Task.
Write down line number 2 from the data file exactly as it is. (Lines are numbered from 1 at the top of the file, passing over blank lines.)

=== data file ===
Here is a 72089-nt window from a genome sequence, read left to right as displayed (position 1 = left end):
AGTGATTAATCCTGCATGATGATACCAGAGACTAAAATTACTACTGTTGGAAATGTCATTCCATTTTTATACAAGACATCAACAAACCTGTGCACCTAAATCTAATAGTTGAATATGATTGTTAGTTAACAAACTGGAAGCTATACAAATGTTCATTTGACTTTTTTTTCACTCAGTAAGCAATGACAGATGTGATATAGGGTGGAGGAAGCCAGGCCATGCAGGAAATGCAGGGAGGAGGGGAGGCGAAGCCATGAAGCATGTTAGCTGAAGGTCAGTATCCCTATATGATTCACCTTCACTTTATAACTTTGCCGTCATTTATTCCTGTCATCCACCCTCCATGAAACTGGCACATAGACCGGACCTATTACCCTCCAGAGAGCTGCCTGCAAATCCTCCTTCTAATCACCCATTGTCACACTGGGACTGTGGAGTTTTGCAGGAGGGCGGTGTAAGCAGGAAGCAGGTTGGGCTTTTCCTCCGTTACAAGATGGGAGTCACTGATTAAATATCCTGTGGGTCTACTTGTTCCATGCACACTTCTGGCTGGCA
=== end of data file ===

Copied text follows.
AGTGATTAATCCTGCATGATGATACCAGAGACTAAAATTACTACTGTTGGAAATGTCATTCCATTTTTATACAAGACATCAACAAACCTGTGCACCTAAATCTAATAGTTGAATATGATTGTTAGTTAACAAACTGGAAGCTATACAAATGTTCATTTGACTTTTTTTTCACTCAGTAAGCAATGACAGATGTGATATAGGGTGGAGGAAGCCAGGCCATGCAGGAAATGCAGGGAGGAGGGGAGGCGAAGCCATGAAGCATGTTAGCTGAAGGTCAGTATCCCTATATGATTCACCTTCACTTTATAACTTTGCCGTCATTTATTCCTGTCATCCACCCTCCATGAAACTGGCACATAGACCGGACCTATTACCCTCCAGAGAGCTGCCTGCAAATCCTCCTTCTAATCACCCATTGTCACACTGGGACTGTGGAGTTTTGCAGGAGGGCGGTGTAAGCAGGAAGCAGGTTGGGCTTTTCCTCCGTTACAAGATGGGAGTCACTGATTAAATATCCTGTGGGTCTACTTGTTCCATGCACACTTCTGGCTGGCA